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Progress with voluntary ban on bottom trawling

Progress with voluntary ban on bottom trawling

Minister of Fisheries, Jim Anderton said today that the proposal by four international fishing companies, including New Zealand's Sealord, to stop bottom trawling in areas of the Southern Indian Ocean was a significant and positive step. He called the reaction of Greenpeace and the Greens to the announcement as extreme and disappointing.

"The area we are talking about, in terms of the preclusion from bottom trawling, is 309,000 square kilometers of ocean floor. New Zealand would support this proposal as an interim measure under the Southern Indian Ocean Fisheries Agreement, on the basis that the proposal is subjected to independent scientific assessment and modified, if deemed appropriate. In October, the voluntary moratorium by our local fishing companies, on bottom trawling of 31 percent of New Zealand waters, will more than likely be made compulsory, after similar independent scientific assessment. These are definitely constructive and positive steps forward.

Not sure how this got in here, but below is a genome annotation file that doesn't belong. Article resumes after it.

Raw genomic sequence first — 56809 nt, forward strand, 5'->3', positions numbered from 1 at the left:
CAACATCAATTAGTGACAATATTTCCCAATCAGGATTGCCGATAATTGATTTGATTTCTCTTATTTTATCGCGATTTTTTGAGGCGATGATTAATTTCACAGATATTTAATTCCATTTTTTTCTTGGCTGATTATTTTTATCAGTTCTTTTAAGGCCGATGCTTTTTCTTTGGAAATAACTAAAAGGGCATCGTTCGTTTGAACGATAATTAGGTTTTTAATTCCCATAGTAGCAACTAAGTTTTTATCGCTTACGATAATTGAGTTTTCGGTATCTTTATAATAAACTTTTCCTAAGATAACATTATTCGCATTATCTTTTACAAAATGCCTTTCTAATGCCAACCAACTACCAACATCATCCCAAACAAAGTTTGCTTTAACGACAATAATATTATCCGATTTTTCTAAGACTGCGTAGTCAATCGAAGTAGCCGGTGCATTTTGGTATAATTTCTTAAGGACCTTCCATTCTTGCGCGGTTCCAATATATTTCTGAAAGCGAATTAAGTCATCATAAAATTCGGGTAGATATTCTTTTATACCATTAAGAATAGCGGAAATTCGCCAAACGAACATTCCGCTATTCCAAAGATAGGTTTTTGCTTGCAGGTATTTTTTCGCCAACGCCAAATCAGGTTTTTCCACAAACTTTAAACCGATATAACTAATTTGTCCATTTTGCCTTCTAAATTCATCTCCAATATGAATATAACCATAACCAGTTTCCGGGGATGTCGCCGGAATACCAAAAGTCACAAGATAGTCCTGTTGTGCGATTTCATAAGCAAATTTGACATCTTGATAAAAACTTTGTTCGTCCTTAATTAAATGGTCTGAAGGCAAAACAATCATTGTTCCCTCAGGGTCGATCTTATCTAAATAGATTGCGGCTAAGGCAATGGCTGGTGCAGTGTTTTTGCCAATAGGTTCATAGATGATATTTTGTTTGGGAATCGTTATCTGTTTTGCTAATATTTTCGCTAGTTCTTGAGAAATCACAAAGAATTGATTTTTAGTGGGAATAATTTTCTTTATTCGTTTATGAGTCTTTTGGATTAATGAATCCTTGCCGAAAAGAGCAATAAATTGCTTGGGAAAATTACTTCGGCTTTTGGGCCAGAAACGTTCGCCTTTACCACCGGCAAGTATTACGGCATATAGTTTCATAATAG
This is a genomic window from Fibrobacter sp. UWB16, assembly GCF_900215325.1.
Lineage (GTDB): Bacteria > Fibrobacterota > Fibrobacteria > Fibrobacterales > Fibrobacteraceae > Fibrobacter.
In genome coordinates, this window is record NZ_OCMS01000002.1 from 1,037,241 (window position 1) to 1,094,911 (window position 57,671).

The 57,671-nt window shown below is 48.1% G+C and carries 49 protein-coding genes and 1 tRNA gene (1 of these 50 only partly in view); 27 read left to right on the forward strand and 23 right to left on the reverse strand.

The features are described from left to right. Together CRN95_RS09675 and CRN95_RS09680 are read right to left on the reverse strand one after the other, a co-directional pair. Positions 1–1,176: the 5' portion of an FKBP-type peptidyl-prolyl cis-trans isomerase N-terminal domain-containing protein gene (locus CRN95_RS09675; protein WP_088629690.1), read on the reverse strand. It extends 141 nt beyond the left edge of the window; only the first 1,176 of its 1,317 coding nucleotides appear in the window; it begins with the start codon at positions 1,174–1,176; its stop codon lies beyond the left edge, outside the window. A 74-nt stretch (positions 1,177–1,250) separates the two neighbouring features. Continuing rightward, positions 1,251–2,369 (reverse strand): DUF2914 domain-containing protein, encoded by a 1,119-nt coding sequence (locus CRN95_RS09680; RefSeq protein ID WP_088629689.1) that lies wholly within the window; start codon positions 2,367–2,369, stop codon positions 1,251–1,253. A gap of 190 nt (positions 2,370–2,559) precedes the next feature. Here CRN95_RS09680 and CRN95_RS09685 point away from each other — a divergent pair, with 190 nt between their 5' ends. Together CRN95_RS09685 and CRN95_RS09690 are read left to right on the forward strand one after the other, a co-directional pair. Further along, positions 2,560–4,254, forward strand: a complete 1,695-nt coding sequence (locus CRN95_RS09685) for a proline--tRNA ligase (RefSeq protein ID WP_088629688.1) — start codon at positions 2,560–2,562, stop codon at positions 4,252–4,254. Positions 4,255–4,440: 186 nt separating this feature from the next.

"I would have thought that groups who profess to care for the environment would welcome it also. If there is no light at the end of the tunnel, broad-based support from New Zealanders starts to melt away. Greenpeace spokespeople, who talk in terms of "probably" and "suspects", don't inspire confidence that their assertions are evidence or scientifically based," Jim Anderton said.

"Greenpeace is calling for a global moratorium on bottom trawling, which the Labour-Progressive Government has repeatedly said it would support if there was sufficient international support to make such a moratorium practical and enforceable. There is no such international consensus at this time, nor is one likely in the near future. Therefore, every step toward greater protection of the sea floor should be welcomed and the Government does so.

"As we have seen with the recent vote on whaling at the International Whaling Commission, countries are finely balanced on fishing issues. In the real world of internationally competing forces, we need to acknowledge steps that make progress and foster constructive relationships to get things done. It's therefore critically important that we give credit where credit is due," Jim Anderton said.


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